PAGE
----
Ancient plant dye used to make eco-friendly biomass batteries

Scientists in the United States have developed an environmentally friendly  biomass battery powered using a natural plant dye that was once highly coveted in the ancient world.

Science Daily reports
that chemists from the City College of New York in conjunction with researchers from Rice University and the US Army Research Laboratory have made a non-toxic lithium ion battery which generates power using purpurin, an extract from the roots of the madder plant (Rubia species) which was used in antiquity as a versatile dying agent.

Over several millenia ago civilizations in the ancient Near East and Asia made use of the plant extract as a dye to impart fabrics with colours such as orange, red and pink.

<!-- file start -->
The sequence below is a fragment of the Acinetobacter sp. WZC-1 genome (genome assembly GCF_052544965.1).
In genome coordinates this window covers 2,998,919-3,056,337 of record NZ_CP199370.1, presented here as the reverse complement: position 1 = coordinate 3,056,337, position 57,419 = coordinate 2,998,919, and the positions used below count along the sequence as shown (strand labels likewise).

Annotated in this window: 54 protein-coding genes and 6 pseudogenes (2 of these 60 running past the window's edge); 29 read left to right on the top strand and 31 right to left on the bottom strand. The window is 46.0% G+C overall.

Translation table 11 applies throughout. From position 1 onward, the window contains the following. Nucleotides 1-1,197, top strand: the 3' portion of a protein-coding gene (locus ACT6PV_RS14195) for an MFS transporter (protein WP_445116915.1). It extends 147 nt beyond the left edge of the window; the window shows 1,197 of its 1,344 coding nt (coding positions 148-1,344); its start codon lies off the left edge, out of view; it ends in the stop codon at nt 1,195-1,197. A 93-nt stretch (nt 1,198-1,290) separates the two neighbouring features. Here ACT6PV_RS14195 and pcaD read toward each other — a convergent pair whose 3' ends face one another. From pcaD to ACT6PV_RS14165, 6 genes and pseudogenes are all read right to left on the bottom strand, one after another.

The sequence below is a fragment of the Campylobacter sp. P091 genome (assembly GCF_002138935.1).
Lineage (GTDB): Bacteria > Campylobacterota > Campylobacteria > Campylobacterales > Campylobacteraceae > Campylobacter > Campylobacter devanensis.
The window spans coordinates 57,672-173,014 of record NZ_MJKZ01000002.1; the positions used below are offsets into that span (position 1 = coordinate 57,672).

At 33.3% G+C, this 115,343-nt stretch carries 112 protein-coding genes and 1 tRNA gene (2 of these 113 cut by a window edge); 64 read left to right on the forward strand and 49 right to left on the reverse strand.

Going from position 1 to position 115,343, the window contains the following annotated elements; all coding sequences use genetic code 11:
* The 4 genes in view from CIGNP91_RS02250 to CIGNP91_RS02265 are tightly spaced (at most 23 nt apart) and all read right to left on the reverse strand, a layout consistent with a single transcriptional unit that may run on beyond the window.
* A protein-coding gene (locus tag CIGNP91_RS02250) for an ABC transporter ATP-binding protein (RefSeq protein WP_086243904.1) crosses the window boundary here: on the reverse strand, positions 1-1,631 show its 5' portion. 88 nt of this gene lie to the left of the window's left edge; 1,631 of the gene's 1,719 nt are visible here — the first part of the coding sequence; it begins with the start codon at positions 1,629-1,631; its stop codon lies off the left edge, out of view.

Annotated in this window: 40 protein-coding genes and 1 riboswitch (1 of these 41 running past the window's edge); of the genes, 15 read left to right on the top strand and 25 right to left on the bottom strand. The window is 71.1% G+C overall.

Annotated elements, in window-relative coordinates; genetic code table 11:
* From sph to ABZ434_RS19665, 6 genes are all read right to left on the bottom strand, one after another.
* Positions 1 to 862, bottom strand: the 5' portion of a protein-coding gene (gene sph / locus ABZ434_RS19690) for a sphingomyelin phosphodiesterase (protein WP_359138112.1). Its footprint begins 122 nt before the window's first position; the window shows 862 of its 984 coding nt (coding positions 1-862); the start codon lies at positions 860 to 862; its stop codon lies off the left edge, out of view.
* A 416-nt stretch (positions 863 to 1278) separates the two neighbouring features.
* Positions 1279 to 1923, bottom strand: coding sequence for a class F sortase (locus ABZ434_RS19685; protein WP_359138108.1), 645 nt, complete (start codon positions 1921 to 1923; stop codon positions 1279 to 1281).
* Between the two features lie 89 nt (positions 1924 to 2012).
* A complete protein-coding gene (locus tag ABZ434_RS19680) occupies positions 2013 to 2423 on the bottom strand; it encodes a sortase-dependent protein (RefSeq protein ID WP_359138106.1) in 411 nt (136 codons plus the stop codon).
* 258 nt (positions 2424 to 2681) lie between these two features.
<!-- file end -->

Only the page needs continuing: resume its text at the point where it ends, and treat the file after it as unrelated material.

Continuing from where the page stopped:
Modern scientists have discovered that the plant extract can also be employed as an electrode in biomass batteries, thus obviating the need to mine costly or environmentally harmful minerals such as cobalt.

According to Dr. Leela Reedy, a research scientist from Rice University who is a lead author on the project, the extraction and processing of cobalt is highly expensive, while the manufacture and recycling of standard lithium batteries entails the use of exorbitant amounts of energy.

Approximately 72 kilograms of carbon dioxide is pumped into the atmosphere for every kilowatt-hour of energy in lithium batteries which are manufactured or recycled.

Purpurin, which can be cultivated as a conventional crop, serves as an excellent organic electrode and its widespread usage could solve the problem of the disposal of used batteries.